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Publications [#274213] of Edward D. Levin

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Papers Published

  1. Levin, ED; Imad Damaj, M; Glassco, W; May, EL; Martin, BR (1999). Bridged nicotine, isonicotine, and norisonicotine effects on working memory performance of rats in the radial-arm maze. Drug Development Research, 46(2), 107-111. [doi]
    (last updated on 2019/12/07)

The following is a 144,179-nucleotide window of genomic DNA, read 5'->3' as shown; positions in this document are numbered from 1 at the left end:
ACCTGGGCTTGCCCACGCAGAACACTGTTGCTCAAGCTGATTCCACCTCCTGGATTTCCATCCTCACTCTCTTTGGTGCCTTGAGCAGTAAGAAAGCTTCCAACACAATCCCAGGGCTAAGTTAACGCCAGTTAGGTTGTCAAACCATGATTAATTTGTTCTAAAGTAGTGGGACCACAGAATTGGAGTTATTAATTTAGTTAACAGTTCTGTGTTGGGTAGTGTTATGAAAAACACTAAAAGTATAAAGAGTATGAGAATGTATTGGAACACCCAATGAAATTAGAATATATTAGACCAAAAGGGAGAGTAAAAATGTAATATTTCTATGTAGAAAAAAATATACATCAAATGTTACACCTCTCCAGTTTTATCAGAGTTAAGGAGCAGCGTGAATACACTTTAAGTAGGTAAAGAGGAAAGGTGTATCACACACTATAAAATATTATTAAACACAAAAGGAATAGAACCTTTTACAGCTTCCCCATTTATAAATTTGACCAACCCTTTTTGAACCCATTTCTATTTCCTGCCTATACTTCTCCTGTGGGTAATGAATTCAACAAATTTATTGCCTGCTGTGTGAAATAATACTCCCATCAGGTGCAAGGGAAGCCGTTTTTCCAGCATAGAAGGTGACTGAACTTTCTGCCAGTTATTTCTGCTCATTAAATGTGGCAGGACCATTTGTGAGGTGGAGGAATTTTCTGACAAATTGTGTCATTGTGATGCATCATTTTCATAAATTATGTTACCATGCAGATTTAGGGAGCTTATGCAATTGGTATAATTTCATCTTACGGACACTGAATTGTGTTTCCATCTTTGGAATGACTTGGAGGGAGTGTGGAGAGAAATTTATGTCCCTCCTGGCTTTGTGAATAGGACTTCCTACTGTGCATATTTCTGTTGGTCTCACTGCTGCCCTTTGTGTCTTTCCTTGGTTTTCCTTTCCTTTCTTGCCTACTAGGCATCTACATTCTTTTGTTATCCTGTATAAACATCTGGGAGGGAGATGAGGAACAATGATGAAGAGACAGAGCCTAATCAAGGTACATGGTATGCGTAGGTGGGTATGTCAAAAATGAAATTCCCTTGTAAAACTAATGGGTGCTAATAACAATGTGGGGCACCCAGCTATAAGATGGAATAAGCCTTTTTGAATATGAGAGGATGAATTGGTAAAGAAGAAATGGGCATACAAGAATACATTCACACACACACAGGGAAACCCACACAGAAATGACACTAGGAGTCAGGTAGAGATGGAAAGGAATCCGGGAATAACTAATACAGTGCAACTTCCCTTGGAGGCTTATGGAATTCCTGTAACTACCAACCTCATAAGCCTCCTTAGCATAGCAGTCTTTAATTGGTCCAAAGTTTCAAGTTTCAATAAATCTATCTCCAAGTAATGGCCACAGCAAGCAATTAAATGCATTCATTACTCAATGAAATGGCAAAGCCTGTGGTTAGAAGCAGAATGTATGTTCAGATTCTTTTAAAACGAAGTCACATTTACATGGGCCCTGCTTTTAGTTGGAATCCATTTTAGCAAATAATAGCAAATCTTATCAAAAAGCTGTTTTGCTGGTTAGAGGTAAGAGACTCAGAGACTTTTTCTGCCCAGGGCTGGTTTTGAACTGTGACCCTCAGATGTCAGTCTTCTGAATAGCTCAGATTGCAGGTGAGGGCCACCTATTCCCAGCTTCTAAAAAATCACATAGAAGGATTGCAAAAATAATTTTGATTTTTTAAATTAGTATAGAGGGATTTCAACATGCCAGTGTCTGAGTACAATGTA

Nicotine and other nicotinic agonists have been found tO improve performance in a variety of tasks, including the radial-arm maze to improve memory. There has been an active effort to develop novel nicotinic agonists for the treatment of cognitive dysfunction such as is seen in Alzheimer's disease. These novel ligands can also serve as tools with which to increase our knowledge concerning the involvement of nicotinic systems with cognitive function. The current studies were conducted to assess the actions of three new nicotinic agonists, i.e., bridged nicotine, isonicotine, and norisonicotine, on choice accuracy in the radial-arm maze. Rats were trained on a win-shift working memory task in the eight-arm radial maze. In Experiment 1, the rats were administered (subcutaneously) saline and three doses of bridged nicotine, isonicotine, and norisonicotine (0.5, 1.5, and 4.5 mg/kg). Bridged nicotine did not cause any significant effects on memory performance, although it did significantly increase latency and at the high dose caused severe slowing and nonperformance. Both isonicotine and norisonicotine caused a significant linear dose-related improvement in choice accuracy, indicative of improved working memory function. In Experiment 2, another set of rats received the effective doses of 4.5 mg/kg of isonicotine and norisonicotine as well as higher doses of 13.5 mg/kg of each compound. These doses were administered alone or in combination with 5 mg/kg of the nicotinic antagonist mecamylamine to determine the nicotinic nature of the effects. As in Experiment 1 the 4.5 mg/kg of isonicotine caused a significant memory improvement. The 4.5 mg/kg dose of norisonicotine caused a more modest rise in performance, which was not significantly different from control in this experiment. When both experiments were considered together, the 4.5 mg/kg doses of both isonicotine and norisonicotine were the most effective in improving working memory performance. Significant improvements in working memory were seen with both drugs (P < 0.025). The higher doses of 13.5 mg/kg of both isonicotine and norisonicotine resulted in nearly control-level performance. Thus, the typical inverted U-shaped dose-effect function was evident for both isonicotine and norisonicotine. Mecamylamine brought performance improved by the 4.5 mg/kg dose back to control levels, providing evidence for the nicotinic nature of the effect. Both isonicotine and norisonicotine show promise for development as memory-improving nicotinic agonist drugs.

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